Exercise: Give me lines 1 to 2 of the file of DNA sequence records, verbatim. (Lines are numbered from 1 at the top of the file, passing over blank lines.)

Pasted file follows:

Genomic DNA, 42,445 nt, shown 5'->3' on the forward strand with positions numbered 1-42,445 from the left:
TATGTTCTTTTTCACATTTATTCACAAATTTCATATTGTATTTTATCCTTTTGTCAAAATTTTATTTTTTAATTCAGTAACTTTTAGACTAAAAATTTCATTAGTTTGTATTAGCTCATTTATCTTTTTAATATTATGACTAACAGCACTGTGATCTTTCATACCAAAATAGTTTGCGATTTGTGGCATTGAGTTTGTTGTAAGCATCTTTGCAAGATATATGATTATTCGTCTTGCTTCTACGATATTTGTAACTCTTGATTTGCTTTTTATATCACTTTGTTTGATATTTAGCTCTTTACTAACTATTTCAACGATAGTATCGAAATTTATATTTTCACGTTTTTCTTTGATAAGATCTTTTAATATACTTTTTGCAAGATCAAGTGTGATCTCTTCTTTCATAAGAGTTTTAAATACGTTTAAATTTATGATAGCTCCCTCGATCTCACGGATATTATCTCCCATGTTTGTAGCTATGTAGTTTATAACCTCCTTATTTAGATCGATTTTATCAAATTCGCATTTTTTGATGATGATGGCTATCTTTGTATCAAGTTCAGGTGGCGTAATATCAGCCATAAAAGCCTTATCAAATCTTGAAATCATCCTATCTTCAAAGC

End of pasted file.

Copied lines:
Genomic DNA, 42,445 nt, shown 5'->3' on the forward strand with positions numbered 1-42,445 from the left:
TATGTTCTTTTTCACATTTATTCACAAATTTCATATTGTATTTTATCCTTTTGTCAAAATTTTATTTTTTAATTCAGTAACTTTTAGACTAAAAATTTCATTAGTTTGTATTAGCTCATTTATCTTTTTAATATTATGACTAACAGCACTGTGATCTTTCATACCAAAATAGTTTGCGATTTGTGGCATTGAGTTTGTTGTAAGCATCTTTGCAAGATATATGATTATTCGTCTTGCTTCTACGATATTTGTAACTCTTGATTTGCTTTTTATATCACTTTGTTTGATATTTAGCTCTTTACTAACTATTTCAACGATAGTATCGAAATTTATATTTTCACGTTTTTCTTTGATAAGATCTTTTAATATACTTTTTGCAAGATCAAGTGTGATCTCTTCTTTCATAAGAGTTTTAAATACGTTTAAATTTATGATAGCTCCCTCGATCTCACGGATATTATCTCCCATGTTTGTAGCTATGTAGTTTATAACCTCCTTATTTAGATCGATTTTATCAAATTCGCATTTTTTGATGATGATGGCTATCTTTGTATCAAGTTCAGGTGGCGTAATATCAGCCATAAAAGCCTTATCAAATCTTGAAATCATCCTATCTTCAAAGC